Building a Model to Assess the Effects of Road Salt on Water Quality
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Annually, approximately 20 million tons of road salt is applied in the United States. It is an effective and affordable deicer, but it comes with its risks. Specifically, chloride can be toxic to aquatic life. Because of the clear link between chloride and effects on amphibian health, the US Environmental Protection Agency has developed guidelines on recommended maximum chloride short-term and long-term exposure levels. The purpose of my work was to investigate whether aquatic life in the Fall Creek watershed in Central New York was at risk because of high chloride levels from road salt. Climatic, hydrologic, and field data were gathered to build a model that predicted chloride concentrations given a known amount of road salt applied. Based on model predictions of past, current, and future scenarios, chloride concentrations in streams did not exceed recommended limits. However, model predictions and field samples provided evidence that chloride concentrations in runoff greatly exceeded standards in the past and could continue to in the future. These results suggest that future modeling work be done that examines the relationship between spatial location and chloride level, with a focus on chloride in runoff.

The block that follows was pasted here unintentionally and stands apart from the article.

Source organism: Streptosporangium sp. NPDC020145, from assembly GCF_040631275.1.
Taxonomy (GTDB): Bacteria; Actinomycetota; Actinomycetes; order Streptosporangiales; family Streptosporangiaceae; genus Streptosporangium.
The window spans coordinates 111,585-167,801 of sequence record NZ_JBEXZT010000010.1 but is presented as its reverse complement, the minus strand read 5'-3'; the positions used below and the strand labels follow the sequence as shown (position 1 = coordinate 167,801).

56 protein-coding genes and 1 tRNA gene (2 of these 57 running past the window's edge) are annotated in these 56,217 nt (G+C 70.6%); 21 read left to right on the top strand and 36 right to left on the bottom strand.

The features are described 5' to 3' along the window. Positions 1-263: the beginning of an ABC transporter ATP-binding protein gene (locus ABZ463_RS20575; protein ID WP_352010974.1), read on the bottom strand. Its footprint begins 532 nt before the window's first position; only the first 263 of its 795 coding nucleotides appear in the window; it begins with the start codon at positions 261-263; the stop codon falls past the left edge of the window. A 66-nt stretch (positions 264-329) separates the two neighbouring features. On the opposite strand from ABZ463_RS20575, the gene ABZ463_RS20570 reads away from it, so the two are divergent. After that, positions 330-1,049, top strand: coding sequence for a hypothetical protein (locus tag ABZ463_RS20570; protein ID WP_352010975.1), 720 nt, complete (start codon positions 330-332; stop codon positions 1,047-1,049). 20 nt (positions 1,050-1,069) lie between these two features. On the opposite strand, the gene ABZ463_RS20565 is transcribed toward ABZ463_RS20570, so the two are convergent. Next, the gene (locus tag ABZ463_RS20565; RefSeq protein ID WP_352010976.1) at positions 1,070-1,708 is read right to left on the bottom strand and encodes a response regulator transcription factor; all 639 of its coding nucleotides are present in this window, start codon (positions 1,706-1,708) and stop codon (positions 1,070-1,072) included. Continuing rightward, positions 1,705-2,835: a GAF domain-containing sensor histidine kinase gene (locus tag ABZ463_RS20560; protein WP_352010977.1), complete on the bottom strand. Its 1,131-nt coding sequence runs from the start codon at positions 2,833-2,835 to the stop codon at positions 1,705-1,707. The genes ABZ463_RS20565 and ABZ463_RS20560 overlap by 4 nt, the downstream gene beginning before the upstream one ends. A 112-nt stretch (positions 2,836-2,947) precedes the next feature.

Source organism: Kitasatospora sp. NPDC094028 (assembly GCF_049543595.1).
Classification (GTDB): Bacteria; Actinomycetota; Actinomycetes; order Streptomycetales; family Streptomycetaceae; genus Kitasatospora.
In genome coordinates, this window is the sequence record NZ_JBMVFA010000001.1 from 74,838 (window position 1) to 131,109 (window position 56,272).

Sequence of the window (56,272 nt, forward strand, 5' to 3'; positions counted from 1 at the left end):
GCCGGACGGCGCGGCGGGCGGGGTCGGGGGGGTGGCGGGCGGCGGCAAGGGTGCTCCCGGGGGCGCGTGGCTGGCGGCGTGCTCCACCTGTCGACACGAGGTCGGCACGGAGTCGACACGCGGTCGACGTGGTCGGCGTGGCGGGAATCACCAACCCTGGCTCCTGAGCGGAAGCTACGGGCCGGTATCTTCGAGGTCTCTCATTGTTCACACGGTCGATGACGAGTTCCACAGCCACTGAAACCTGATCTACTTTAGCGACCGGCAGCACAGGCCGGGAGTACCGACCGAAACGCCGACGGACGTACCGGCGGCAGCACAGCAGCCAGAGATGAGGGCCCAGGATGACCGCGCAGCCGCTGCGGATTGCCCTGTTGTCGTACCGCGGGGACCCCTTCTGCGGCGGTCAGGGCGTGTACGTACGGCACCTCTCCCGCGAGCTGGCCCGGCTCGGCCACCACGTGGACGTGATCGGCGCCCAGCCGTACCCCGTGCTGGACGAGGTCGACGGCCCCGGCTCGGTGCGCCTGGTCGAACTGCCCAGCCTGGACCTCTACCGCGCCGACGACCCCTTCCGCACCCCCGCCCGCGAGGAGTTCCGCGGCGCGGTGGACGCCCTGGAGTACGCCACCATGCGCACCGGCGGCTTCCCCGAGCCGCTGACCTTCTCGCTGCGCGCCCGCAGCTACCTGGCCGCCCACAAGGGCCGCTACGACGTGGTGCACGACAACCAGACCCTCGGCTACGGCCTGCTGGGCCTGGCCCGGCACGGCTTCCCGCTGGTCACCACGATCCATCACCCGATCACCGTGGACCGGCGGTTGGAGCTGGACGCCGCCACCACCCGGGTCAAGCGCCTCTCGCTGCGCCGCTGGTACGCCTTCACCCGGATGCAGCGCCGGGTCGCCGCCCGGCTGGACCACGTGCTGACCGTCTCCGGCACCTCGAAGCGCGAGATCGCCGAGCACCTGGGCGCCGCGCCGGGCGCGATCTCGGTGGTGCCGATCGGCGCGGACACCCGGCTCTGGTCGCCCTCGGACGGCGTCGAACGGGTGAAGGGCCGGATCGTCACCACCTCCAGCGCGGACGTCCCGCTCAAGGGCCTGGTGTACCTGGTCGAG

road salt; water quality; aquatic life; chloride toxicity; modeling; New York